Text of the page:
In a 2014 US telephone survey by Insurance.com, over three-quarters of licensed drivers said they would at least consider buying a self-driving car, rising to 86% if car insurance were cheaper. But do we even need car insurance? In fact driverless cars could be a major disruptor to the insurance market and today many major insurers see driverless cars as a risk to their core business model. Do we think these mega companies will just roll over and see their business damaged? That is highly unlikely and I would expect them to fight hard to preserve their business model, be it by scare tactics, or lobbying government to force business practices that protect their revenue streams. Just another blocker to the inevitable rollout of this technology (http://www.liveinsurancenews.com/driverless-cars-could-be-a-risk-for-the-auto-insurance-sector/)
What happens to government speeding tickets and parking fines?
In Australia we spend almost $2 billion per annum on speeding tickets. Add parking fines and other driving infringements and this figure is truly a huge tax on drivers. With driverless cars there will be no speeding tickets, no dangerous driving fines, not even parking fines. All that revenue will disappear from government coffers. That should make everyone happy but I wonder – will the government like to see this “free” revenue disappear. What happens to all the police on traffic duty – are they reassigned or do we need less police? What about the countless employees at companies like Chubb and Serco who today support the government and councils with their fines processes? Like the insurance industry mentioned above, could we see artificial blocks put up to preserve these revenues by discouraging driverless cars? I may be a cynic but these driver taxes are like a drug to government and it will be very hard for them to wean themselves off these free funds. Lets hope we have some enlightened bureaucrats like in some other markets. In UK the government is spending big to encourage driverless car technologies and they view this area as a commercial opportunity, not just for the technology, but for the community. (http://www.gsma.com/connectedliving/news/chancellors-iot-pledge-part-of-bigger-global-trend/?utm_content=buffer03c8b&utm_medium=social&utm_source=twitter.com&utm_campaign=buffer)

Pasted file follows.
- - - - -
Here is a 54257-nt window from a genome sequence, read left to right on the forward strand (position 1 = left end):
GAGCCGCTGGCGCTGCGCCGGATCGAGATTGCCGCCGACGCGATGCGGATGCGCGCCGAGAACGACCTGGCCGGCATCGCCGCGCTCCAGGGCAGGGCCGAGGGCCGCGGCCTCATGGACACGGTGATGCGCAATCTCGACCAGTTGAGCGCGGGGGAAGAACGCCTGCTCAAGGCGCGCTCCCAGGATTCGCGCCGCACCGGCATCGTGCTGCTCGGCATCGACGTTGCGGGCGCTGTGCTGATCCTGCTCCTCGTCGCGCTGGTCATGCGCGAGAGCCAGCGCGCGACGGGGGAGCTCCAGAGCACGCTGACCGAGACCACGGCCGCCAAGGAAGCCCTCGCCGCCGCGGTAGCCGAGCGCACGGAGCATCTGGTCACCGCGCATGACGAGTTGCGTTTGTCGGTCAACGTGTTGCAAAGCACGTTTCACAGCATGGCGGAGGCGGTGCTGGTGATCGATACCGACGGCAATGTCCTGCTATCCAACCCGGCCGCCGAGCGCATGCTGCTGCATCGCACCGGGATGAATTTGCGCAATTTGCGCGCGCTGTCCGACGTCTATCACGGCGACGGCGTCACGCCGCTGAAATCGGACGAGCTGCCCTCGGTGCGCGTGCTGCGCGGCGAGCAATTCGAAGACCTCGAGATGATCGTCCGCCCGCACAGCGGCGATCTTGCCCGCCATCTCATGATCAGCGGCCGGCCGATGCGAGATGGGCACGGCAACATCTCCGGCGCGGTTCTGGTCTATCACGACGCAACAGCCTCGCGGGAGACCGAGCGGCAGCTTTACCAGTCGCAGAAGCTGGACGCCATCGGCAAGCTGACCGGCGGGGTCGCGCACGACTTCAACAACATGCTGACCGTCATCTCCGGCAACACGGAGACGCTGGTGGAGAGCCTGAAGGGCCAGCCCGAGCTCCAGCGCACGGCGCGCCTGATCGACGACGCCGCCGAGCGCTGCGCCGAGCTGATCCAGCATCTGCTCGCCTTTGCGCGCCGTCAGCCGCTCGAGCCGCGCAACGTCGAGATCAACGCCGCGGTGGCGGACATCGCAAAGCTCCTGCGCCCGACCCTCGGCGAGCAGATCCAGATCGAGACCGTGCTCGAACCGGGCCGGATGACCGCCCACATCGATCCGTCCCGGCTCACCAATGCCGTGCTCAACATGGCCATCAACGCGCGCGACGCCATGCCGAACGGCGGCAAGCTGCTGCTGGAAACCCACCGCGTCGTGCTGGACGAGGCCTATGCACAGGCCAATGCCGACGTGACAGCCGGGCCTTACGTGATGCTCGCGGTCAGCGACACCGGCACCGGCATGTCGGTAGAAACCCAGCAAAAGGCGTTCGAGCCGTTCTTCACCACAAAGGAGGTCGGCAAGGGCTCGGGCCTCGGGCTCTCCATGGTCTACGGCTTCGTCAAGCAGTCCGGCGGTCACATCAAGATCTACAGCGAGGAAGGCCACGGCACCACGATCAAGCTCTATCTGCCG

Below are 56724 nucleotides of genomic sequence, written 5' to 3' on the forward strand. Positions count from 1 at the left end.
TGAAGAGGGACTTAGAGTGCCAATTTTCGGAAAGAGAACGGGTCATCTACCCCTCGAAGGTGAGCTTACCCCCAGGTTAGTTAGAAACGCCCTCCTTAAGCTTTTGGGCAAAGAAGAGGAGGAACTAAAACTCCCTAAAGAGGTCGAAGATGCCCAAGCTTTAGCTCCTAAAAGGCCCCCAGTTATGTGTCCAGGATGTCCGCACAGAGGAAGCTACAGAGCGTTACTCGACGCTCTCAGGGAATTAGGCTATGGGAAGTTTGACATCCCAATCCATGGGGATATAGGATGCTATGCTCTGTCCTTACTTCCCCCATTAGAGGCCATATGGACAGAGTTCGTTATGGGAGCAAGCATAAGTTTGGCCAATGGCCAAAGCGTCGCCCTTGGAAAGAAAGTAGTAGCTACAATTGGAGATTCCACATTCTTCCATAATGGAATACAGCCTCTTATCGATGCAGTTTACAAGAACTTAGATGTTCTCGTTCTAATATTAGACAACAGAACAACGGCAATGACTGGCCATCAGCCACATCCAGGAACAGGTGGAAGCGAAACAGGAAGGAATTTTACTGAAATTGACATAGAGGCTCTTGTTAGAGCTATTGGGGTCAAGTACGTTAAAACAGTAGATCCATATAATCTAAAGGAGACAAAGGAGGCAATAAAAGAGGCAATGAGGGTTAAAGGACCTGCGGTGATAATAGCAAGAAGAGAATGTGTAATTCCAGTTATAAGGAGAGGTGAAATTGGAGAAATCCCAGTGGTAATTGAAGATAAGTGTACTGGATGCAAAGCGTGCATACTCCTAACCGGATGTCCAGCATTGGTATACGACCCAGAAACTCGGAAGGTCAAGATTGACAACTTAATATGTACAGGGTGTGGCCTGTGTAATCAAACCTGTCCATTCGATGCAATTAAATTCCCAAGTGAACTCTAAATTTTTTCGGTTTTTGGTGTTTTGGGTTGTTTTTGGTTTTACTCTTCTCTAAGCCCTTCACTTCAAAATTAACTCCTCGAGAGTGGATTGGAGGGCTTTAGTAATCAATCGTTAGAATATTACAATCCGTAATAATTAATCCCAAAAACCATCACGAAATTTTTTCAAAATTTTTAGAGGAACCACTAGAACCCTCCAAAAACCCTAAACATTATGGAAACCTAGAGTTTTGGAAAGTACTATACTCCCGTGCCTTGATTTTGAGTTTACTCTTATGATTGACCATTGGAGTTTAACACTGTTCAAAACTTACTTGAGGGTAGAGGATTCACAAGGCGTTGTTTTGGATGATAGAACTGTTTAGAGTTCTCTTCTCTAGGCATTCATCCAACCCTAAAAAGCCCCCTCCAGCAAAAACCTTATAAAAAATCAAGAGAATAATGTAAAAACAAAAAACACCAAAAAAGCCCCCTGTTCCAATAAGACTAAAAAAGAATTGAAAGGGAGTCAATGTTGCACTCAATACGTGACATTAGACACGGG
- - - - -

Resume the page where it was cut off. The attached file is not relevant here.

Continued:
There are likely to be other unforeseen repercussions of a driverless car future
- A&E in hospitals will actually not have massive waiting times as there are less vehicle based accidents resulting in hospitalization
- Parking fines disappear– you can send your car out to the suburbs and instruct it to come and collect you when you are ready. Or you could park it in a spot and drive off if a parking inspector is seen! Knight Rider lives!
- The 50’s are back – drink driving is no longer an issue and you can have that extra cocktail before dinner or a couple of glasses of sticky with dessert again so alcohol sales may improve
- Uber dies off – who needs a service like Uber if your car can pick you up from a party when you are ready. Far more convenient that trying to book a car at midnight of a Friday!
In summary the technology to support driverless cars is here or will be ready within a few years and I believe most car brands will be ready. The speed of any roll-out will depend on how various groups involved in the value chain support or block a rapid uptake, some are obvious like insurance companies, others less so, like police forces or state government finance ministers.
I haven’t even covered issues like IT security on driverless cars but we know this will be a key issue and perhaps is a topic for a future blog.
By Daryl Chambers, Director, M2M Connectivity